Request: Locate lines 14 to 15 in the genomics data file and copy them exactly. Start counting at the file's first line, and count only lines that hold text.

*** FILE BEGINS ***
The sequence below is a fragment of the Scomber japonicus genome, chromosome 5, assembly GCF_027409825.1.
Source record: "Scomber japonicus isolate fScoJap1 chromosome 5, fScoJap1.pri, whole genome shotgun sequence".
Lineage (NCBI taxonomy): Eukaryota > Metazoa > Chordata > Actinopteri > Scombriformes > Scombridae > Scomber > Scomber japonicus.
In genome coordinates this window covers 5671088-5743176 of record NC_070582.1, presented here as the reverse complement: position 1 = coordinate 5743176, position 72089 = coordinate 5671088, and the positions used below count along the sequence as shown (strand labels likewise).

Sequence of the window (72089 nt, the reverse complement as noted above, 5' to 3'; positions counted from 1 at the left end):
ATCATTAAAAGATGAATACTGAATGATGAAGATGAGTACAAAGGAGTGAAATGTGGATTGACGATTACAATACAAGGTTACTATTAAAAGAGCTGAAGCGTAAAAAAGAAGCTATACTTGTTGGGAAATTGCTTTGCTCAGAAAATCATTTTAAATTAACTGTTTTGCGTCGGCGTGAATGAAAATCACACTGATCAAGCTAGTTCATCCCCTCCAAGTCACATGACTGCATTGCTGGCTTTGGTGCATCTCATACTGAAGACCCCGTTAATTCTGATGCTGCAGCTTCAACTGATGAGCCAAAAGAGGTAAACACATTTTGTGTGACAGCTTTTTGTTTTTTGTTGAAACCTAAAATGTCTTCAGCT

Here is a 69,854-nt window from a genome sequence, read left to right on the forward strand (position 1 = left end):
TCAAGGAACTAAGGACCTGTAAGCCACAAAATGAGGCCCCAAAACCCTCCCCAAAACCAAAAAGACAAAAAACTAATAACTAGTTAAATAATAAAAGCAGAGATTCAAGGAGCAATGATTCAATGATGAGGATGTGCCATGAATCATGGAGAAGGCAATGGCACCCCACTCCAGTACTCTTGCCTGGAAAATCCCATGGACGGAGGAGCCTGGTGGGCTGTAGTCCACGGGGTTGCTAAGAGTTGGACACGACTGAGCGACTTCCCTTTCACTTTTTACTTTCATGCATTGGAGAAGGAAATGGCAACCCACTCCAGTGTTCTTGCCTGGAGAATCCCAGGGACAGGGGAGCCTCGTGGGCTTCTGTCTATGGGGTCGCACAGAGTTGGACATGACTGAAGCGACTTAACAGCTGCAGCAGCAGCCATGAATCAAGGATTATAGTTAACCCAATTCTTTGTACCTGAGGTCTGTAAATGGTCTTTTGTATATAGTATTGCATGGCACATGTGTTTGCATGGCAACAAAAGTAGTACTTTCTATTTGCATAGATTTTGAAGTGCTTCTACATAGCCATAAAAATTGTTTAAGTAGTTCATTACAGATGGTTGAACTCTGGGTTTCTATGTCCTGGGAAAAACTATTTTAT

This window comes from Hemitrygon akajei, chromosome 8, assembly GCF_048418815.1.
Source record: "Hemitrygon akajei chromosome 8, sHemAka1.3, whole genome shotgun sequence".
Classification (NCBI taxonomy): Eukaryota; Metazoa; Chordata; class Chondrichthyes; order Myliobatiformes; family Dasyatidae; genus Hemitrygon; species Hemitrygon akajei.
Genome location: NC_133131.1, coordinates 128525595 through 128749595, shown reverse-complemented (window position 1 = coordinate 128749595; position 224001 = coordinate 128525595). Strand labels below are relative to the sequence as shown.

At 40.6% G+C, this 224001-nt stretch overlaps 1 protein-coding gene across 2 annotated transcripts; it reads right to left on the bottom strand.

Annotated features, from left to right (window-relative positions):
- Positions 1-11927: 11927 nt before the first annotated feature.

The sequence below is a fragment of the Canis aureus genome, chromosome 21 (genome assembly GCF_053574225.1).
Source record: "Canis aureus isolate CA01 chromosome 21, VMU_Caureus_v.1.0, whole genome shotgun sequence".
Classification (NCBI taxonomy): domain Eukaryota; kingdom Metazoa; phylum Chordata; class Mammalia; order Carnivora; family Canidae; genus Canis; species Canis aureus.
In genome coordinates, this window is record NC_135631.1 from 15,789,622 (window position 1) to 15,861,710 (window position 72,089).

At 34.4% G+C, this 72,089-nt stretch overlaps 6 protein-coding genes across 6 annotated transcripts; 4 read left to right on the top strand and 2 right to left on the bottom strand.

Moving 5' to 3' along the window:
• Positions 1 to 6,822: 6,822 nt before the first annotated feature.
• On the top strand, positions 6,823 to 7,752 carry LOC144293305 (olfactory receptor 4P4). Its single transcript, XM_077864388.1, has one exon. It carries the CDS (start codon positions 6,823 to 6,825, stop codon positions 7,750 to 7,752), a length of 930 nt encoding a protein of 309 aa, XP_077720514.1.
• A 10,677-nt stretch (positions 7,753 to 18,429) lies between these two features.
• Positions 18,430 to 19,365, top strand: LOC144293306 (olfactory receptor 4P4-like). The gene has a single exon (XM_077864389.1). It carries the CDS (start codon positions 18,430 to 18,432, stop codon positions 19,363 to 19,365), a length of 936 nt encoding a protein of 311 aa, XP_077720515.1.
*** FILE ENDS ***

Annotated features, from left to right (window-relative positions):
- Positions 1-11927: 11927 nt before the first annotated feature.